Who Says Pro Hockey Can't Be Cuddly?

Is this the future of professional hockey? Purists of the sport, who gave their heroes such nicknames as Boom Boom, Hatchet Man, and the Broad Street Bullies, no doubt will cringe at a team that plays in a place called The Pond. Or that is named after a kids' movie, The Mighty Ducks. But come Oct. 8, fans in Anaheim, Calif., will be cheering the National Hockey League's newest team, turned out in uniforms designed by the same costumers who dress Minnie and Mickey. What about high-sticking and savage cross-checks? To see such moves, fans will have to look beyond the ice-skating cheerleaders and the organist who flies on overhead wires like Peter Pan.

Only Hollywood--or more precisely, Disneyland--would try to make a blood- lusting game like hockey look cuddly. But Walt Disney Co., which this year won the rights to enter the NHL with its Mighty Ducks franchise, intends to turn hockey into family entertainment. An animated scoreboard will light up with flying ducks. Performers will cavort between periods. "It was a test to see if we're really as good at marketing as we think we are," says Disney Chairman Michael D. Eisner. "I mean, did we make Mickey Mouse so popular or did he make us?"

Hard to tell. But even before it takes the ice for its first official game, Disney's team is solidly profitable, Eisner says. Riding the region's pro hockey enthusiasm following the Stanley Cup appearance this spring of the Los Angeles Kings, the Mighty Ducks have sold an impressive 12,500 season tickets at up to $6,800 apiece. The team's first five games are already sold out at the 17,174-seat Pond, while corporate sponsors have paid $99,000 a pop to reserve 52 of the 84 specially outfitted skyboxes.

Where Disney is no doubt winning so far is in the synergism contest. To sell season tickets, the team culled lists of those buying group tickets to nearby Disneyland. Disney's KCAL-TV station in Los Angeles will air many of the games, and it is promoting the team with a special. The week before the first game, the team paraded through Disneyland. Meanwhile, Mighty Duck merchandise is selling briskly at Disney's 200 stores. The studio is also re-releasing the video of its 1992 movie The Mighty Ducks. And a sequel, shot at the Pond, arrives next year.

"Every owner in the league knows their future looks better with Disney generating that kind of interest in the game," says L.A. Kings owner Bruce McNall, chairman of the league's board of governors. Indeed, pro hockey, intent on sprucing up its image, has courted companies like Disney and Florida Panther owner Blockbuster Entertainment Corp. for their marketing savvy. Last year, the league got a boost with the San Jose Sharks, which used sophisticated marketing surveys for the first time to sell an estimated $100 million-plus in team merchandise and 11,000 season tickets. Pushing into Florida, California, and other populous Southern markets has improved television prospects, with ABC-TV and ESPN expanding coverage. That has already boosted the average value of oneof the 26 pro hockey teams to$75 million, from $35 million to $50 million, says Michael S. Megna, who appraises sports franchises for investors.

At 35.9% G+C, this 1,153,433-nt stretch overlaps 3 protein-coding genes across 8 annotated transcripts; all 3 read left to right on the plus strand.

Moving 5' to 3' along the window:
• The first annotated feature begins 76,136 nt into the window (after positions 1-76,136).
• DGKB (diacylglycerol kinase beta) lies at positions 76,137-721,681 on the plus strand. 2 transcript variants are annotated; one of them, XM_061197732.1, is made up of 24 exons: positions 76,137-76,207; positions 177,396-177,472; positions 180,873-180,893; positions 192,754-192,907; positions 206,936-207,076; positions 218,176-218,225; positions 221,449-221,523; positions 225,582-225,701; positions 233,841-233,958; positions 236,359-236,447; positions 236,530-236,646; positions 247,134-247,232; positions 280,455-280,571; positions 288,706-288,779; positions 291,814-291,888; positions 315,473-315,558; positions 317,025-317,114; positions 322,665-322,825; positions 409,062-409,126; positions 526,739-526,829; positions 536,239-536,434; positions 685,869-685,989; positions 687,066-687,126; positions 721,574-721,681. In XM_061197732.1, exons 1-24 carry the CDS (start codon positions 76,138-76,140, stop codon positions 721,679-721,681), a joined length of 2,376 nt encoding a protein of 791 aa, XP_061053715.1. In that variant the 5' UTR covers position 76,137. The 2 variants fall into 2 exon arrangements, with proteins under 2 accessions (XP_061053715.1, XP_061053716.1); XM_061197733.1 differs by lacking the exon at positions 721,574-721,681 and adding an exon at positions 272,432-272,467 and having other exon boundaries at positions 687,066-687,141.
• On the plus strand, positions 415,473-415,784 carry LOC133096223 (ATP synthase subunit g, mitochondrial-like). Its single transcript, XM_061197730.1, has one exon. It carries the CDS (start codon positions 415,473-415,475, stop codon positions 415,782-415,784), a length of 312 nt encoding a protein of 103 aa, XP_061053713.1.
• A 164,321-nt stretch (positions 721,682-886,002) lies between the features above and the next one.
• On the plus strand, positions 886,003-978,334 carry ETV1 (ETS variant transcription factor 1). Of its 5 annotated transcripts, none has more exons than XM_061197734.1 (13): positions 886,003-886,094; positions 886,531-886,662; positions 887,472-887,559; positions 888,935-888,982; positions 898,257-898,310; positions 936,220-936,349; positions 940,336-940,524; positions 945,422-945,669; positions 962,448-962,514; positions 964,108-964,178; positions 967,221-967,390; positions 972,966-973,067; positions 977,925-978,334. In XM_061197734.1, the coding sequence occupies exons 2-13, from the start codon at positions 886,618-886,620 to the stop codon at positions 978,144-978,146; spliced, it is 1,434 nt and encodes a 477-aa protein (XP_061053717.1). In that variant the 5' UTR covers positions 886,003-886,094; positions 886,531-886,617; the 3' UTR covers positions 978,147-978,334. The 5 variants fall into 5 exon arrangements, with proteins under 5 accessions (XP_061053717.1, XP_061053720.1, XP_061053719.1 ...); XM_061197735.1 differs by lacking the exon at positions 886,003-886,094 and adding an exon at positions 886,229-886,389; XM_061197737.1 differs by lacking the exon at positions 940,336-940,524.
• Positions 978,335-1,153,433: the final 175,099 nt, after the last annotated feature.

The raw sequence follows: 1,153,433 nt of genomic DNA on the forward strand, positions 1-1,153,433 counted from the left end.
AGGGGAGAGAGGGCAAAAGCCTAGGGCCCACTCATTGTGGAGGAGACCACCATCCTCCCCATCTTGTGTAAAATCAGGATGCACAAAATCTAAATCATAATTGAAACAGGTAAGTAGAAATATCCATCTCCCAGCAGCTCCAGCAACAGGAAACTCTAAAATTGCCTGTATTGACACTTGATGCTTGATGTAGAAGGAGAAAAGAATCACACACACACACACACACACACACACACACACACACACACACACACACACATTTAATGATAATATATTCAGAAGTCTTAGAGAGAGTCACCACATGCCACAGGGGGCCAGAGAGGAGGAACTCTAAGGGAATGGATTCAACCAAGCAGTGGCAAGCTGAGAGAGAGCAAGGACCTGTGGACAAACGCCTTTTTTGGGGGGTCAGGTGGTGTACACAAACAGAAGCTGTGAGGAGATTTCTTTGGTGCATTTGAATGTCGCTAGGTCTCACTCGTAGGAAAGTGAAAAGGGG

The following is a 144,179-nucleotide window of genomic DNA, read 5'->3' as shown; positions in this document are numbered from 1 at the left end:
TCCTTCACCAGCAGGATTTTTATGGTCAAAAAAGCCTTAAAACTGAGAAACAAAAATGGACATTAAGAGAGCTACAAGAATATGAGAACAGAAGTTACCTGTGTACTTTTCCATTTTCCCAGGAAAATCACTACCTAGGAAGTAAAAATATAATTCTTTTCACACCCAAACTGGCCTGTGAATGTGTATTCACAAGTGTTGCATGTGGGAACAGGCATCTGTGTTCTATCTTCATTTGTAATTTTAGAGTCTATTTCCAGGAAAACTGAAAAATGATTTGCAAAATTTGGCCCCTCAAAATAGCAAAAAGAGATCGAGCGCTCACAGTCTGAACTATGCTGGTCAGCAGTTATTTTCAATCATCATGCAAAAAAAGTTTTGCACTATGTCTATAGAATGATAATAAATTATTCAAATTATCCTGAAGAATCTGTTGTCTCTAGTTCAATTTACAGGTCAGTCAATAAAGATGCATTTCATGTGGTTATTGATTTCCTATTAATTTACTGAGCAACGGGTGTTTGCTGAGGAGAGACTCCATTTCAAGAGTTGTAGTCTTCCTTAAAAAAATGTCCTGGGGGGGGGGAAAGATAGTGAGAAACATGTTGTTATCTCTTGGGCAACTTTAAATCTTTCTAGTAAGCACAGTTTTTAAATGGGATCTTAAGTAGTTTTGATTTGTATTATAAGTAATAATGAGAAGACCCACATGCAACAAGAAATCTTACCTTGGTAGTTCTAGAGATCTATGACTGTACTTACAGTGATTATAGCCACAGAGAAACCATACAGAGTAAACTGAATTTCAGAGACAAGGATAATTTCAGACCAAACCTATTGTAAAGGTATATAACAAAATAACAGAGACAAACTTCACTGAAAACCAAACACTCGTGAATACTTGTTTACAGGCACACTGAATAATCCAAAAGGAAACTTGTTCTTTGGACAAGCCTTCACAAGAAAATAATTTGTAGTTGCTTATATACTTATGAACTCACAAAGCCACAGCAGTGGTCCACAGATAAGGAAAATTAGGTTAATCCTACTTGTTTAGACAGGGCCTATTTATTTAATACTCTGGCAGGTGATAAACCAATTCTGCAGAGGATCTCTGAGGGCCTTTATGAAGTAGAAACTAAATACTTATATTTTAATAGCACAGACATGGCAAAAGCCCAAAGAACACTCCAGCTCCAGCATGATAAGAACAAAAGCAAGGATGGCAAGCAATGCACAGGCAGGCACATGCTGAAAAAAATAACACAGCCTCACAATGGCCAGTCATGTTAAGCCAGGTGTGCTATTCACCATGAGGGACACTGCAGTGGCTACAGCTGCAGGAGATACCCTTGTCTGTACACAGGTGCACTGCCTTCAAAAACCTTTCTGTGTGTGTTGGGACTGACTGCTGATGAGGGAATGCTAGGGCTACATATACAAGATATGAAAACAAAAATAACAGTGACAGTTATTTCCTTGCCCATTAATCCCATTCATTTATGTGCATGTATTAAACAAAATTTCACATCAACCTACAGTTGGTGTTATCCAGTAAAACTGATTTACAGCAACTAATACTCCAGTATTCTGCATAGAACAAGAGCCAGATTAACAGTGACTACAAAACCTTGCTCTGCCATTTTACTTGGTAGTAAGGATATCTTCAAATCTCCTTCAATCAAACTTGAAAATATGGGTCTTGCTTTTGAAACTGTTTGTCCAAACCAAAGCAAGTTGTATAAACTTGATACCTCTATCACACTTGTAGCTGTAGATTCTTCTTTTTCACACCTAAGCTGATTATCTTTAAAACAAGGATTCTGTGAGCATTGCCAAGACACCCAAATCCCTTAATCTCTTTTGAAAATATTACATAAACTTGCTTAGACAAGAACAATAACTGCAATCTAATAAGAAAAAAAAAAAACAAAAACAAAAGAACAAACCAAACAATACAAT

BEAT OUR GUEST. But the hockey mavens had to bend their rules to get Disney on board. To sell Duck merchandise at its Disney stores nationwide and at Disney World in Orlando, Disney won a waiver of NHL rules against selling products outside a 75-mile radius. Disney did pay the L.A. Kings $25 million of its $50 million franchise fee to invade the Kings' territory. But Eisner is also ruffling feathers by proposing changes to make the game more exciting, such as a shoot-off to settle ties, replacing the existing five-minute overtime rule. "Everyone in the league knows Michael has brilliant ideas," says McNall, "but there's a lot of tradition in hockey and making changes isn't easy."

These days, the only battle Disney's team is girding for is for the hearts of Anaheim. The team, mostly younger players and castoffs, will probably be mediocre, although it finished its exhibition season with a respectable 2-2-1 record. But even if the team lacks pizzazz, the show won't. For opening night in Anaheim, Disney has planned a musical extravaganza to the tune of Be Our Guest, from its film Beauty and the Beast. Somewhere, a hockey god must be wincing.